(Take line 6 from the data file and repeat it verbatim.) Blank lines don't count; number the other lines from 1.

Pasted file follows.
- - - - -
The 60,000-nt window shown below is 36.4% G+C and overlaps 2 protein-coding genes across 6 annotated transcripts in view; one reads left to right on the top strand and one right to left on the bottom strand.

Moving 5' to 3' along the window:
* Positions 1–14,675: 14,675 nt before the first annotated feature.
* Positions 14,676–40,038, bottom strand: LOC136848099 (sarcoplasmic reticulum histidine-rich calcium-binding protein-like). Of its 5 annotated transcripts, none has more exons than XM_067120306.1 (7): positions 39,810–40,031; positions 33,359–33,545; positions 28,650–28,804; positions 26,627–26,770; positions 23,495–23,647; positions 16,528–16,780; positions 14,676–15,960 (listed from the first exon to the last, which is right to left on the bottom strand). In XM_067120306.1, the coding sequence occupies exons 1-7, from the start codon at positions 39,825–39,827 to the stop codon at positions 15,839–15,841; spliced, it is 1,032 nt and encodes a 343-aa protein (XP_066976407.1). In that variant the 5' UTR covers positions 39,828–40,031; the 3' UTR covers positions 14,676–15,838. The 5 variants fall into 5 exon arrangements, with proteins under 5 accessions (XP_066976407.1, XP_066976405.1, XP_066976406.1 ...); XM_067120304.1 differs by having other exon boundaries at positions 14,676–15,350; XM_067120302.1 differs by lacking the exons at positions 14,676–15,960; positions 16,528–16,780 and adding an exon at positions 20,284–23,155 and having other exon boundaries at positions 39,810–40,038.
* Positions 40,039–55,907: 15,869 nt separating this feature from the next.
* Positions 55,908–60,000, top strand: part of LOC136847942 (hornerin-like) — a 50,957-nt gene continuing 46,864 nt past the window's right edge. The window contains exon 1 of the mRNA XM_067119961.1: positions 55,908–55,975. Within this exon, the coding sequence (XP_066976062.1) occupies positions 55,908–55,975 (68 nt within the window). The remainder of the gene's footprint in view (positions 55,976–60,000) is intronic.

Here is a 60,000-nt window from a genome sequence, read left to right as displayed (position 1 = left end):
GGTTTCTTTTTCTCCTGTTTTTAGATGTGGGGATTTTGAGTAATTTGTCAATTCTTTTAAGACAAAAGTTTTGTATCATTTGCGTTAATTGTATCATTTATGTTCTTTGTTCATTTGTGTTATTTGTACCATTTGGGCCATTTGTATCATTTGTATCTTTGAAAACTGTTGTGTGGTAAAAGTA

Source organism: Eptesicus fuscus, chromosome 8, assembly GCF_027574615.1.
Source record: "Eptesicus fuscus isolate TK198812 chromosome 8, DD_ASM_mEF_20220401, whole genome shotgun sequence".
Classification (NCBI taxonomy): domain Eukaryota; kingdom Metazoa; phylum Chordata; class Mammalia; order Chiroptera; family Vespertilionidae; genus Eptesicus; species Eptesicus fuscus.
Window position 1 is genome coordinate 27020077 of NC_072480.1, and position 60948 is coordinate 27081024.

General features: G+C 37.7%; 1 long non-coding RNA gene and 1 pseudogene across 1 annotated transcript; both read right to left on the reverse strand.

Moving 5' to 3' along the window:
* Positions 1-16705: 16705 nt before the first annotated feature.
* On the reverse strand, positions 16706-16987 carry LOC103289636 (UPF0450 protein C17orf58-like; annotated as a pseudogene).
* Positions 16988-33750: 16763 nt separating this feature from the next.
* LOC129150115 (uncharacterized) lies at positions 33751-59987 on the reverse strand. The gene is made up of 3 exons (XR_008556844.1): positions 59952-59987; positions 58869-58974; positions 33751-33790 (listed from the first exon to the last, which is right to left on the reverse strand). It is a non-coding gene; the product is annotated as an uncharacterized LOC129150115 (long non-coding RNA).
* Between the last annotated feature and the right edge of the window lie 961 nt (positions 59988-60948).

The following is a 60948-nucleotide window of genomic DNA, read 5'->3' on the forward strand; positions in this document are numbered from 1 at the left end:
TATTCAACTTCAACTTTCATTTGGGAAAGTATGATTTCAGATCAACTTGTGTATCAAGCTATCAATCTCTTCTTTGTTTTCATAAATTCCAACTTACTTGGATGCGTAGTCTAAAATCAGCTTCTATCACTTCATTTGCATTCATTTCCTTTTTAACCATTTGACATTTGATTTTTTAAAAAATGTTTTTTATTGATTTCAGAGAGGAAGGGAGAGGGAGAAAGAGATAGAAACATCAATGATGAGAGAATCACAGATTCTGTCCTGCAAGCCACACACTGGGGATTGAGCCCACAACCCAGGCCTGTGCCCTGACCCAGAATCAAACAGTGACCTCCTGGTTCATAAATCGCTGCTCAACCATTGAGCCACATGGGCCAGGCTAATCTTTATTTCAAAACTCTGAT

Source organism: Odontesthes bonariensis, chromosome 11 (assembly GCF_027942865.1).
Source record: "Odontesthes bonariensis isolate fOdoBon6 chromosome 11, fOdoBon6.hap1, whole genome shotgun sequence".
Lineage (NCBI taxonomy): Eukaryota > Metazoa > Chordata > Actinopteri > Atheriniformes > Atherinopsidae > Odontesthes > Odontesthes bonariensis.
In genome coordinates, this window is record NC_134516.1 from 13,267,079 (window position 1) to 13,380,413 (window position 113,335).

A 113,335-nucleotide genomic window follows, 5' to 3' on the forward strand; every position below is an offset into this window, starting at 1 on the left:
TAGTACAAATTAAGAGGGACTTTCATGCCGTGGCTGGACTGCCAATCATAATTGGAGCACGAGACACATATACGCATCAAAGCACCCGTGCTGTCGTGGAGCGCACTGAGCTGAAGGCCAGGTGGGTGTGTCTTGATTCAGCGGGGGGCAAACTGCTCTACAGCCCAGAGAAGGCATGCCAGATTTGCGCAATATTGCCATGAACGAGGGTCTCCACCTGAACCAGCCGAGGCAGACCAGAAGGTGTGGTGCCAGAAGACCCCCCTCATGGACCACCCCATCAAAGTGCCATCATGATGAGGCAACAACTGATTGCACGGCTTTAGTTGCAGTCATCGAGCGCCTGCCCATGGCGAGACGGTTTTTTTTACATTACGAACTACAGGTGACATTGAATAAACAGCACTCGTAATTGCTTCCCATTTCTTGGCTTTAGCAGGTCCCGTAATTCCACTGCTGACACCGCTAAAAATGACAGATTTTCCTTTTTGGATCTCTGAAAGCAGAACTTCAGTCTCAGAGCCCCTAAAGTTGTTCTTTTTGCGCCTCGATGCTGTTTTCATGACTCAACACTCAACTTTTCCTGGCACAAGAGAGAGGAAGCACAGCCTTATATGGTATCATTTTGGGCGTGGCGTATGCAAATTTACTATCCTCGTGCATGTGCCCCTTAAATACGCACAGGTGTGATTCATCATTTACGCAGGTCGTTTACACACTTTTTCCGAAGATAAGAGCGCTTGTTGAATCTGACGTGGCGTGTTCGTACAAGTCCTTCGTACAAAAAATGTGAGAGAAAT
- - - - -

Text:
* Positions 55,908–60,000, top strand: part of LOC136847942 (hornerin-like) — a 50,957-nt gene continuing 46,864 nt past the window's right edge. The window contains exon 1 of the mRNA XM_067119961.1: positions 55,908–55,975. Within this exon, the coding sequence (XP_066976062.1) occupies positions 55,908–55,975 (68 nt within the window). The remainder of the gene's footprint in view (positions 55,976–60,000) is intronic.